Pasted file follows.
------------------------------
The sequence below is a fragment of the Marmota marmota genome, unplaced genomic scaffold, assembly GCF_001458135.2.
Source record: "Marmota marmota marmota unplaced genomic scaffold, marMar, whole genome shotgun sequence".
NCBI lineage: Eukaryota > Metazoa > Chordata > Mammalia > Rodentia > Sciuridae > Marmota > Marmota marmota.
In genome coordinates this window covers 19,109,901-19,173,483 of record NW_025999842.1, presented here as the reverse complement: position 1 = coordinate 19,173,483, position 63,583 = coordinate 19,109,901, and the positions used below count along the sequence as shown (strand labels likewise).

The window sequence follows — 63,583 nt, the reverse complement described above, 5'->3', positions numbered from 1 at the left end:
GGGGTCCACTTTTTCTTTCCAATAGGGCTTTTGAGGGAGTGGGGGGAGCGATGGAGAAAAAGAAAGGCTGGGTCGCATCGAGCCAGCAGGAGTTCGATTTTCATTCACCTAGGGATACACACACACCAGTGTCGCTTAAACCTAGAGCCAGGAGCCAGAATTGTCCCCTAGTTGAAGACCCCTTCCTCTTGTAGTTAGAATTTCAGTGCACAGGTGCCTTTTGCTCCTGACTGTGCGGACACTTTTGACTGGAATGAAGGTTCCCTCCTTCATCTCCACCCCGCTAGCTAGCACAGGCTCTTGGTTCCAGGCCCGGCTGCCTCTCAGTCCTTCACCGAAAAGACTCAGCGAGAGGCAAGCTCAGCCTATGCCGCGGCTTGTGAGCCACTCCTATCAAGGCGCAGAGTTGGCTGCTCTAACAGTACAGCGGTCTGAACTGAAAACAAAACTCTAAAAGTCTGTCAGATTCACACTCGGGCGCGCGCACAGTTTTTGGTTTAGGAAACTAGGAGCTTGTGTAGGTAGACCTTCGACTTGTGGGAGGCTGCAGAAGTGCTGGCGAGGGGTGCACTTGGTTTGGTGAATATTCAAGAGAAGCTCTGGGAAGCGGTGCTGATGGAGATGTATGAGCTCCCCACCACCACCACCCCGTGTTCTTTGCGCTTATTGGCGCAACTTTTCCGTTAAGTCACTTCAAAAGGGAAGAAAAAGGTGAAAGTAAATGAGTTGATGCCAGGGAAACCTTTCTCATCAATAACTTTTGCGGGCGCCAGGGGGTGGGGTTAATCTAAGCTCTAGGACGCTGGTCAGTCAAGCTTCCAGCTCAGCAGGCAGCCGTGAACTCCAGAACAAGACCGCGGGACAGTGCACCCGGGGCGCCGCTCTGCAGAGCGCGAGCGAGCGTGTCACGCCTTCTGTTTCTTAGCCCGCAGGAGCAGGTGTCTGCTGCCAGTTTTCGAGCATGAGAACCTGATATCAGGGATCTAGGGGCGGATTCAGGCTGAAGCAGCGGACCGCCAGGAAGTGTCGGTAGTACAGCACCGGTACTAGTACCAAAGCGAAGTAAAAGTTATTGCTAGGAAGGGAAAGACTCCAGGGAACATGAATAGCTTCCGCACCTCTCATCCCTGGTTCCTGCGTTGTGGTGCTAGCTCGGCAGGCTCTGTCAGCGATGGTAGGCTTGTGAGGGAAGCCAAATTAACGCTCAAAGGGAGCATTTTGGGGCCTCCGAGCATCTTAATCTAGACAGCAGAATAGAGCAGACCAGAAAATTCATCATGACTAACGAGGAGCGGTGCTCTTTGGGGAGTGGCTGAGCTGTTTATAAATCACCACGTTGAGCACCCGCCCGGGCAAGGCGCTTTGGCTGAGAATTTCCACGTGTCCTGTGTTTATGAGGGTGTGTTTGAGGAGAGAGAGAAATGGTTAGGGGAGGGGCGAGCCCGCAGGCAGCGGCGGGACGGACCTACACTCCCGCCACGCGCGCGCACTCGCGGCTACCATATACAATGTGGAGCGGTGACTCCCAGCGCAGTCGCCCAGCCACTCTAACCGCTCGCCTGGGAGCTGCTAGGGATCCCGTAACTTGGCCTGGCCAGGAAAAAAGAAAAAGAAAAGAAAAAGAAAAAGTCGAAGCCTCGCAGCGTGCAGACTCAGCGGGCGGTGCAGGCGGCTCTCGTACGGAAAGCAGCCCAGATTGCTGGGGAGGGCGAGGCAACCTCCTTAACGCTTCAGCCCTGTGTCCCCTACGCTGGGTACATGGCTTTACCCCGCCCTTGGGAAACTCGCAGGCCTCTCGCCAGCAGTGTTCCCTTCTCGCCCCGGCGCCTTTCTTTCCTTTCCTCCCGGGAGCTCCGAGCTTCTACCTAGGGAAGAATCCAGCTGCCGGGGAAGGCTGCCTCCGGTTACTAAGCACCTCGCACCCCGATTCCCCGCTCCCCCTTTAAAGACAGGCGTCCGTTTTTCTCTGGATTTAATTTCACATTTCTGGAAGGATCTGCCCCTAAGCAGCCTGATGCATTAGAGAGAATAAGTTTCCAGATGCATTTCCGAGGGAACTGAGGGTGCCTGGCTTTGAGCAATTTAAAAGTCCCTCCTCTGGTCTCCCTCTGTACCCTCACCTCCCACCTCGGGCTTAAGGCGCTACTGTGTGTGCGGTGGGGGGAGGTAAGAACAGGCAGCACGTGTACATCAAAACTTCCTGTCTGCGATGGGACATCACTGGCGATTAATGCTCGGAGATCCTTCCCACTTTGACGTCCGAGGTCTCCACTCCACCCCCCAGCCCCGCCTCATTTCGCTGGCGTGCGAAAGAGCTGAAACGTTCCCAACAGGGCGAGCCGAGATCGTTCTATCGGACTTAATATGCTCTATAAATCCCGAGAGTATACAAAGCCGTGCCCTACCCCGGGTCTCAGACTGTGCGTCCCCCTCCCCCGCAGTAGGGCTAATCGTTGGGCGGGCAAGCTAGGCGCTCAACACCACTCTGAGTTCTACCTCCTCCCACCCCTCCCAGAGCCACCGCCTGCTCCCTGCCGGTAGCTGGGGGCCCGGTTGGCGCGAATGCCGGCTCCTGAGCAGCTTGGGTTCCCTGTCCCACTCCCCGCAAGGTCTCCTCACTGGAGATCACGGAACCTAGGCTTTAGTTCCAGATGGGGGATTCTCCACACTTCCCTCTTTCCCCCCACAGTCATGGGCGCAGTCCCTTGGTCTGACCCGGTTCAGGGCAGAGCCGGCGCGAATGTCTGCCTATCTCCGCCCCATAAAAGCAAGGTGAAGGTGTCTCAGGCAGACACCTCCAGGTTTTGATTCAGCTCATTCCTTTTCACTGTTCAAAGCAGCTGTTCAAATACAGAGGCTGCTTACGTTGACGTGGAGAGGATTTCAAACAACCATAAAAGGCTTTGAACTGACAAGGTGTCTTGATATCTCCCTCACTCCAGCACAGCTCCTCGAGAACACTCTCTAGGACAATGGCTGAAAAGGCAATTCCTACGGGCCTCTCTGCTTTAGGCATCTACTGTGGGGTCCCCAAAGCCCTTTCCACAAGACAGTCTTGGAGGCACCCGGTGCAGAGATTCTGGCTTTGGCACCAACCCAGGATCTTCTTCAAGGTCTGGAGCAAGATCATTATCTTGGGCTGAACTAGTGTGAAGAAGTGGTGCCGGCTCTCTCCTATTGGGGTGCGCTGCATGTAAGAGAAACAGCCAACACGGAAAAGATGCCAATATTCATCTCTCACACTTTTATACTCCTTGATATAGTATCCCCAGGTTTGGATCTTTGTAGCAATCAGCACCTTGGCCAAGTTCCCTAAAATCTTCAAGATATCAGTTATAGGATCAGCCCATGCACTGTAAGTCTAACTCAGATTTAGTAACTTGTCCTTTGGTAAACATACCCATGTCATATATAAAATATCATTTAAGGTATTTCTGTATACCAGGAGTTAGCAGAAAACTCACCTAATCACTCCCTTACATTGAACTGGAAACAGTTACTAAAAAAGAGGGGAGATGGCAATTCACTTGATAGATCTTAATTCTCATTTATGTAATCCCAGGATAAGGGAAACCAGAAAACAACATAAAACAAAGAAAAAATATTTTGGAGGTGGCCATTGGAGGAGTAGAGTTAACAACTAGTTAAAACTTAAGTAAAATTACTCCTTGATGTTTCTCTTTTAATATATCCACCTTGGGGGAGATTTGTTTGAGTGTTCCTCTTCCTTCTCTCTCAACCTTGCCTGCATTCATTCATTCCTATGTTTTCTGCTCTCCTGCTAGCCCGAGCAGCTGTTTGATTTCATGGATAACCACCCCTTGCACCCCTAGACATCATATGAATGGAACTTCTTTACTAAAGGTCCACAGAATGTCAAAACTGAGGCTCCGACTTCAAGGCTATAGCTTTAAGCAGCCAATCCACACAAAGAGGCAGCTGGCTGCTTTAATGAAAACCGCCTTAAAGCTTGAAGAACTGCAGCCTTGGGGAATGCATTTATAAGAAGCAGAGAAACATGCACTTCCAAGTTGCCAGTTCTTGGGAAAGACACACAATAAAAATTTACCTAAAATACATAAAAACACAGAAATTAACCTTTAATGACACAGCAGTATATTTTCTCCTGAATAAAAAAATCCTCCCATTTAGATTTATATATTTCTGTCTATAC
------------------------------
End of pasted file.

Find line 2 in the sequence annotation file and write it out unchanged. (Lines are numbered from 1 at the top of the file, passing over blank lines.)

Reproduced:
Source record: "Marmota marmota marmota unplaced genomic scaffold, marMar, whole genome shotgun sequence".